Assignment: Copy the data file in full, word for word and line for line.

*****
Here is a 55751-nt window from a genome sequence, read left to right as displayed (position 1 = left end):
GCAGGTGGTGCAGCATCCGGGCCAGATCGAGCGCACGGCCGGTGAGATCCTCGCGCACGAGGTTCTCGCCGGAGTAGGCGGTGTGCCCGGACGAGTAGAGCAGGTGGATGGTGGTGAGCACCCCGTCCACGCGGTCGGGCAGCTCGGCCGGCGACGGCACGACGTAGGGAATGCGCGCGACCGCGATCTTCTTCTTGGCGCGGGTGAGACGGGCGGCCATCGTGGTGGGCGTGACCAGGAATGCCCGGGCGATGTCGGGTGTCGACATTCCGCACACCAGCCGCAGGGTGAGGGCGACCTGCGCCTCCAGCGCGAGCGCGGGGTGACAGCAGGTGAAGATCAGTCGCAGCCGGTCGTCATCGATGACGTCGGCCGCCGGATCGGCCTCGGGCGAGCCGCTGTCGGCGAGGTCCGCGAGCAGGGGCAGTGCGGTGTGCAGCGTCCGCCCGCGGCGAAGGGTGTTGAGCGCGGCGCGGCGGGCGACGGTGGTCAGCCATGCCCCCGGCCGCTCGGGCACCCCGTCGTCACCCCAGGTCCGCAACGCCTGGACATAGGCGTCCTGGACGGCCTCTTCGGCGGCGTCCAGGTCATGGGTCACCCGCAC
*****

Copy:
Here is a 55751-nt window from a genome sequence, read left to right as displayed (position 1 = left end):
GCAGGTGGTGCAGCATCCGGGCCAGATCGAGCGCACGGCCGGTGAGATCCTCGCGCACGAGGTTCTCGCCGGAGTAGGCGGTGTGCCCGGACGAGTAGAGCAGGTGGATGGTGGTGAGCACCCCGTCCACGCGGTCGGGCAGCTCGGCCGGCGACGGCACGACGTAGGGAATGCGCGCGACCGCGATCTTCTTCTTGGCGCGGGTGAGACGGGCGGCCATCGTGGTGGGCGTGACCAGGAATGCCCGGGCGATGTCGGGTGTCGACATTCCGCACACCAGCCGCAGGGTGAGGGCGACCTGCGCCTCCAGCGCGAGCGCGGGGTGACAGCAGGTGAAGATCAGTCGCAGCCGGTCGTCATCGATGACGTCGGCCGCCGGATCGGCCTCGGGCGAGCCGCTGTCGGCGAGGTCCGCGAGCAGGGGCAGTGCGGTGTGCAGCGTCCGCCCGCGGCGAAGGGTGTTGAGCGCGGCGCGGCGGGCGACGGTGGTCAGCCATGCCCCCGGCCGCTCGGGCACCCCGTCGTCACCCCAGGTCCGCAACGCCTGGACATAGGCGTCCTGGACGGCCTCTTCGGCGGCGTCCAGGTCATGGGTCACCCGCAC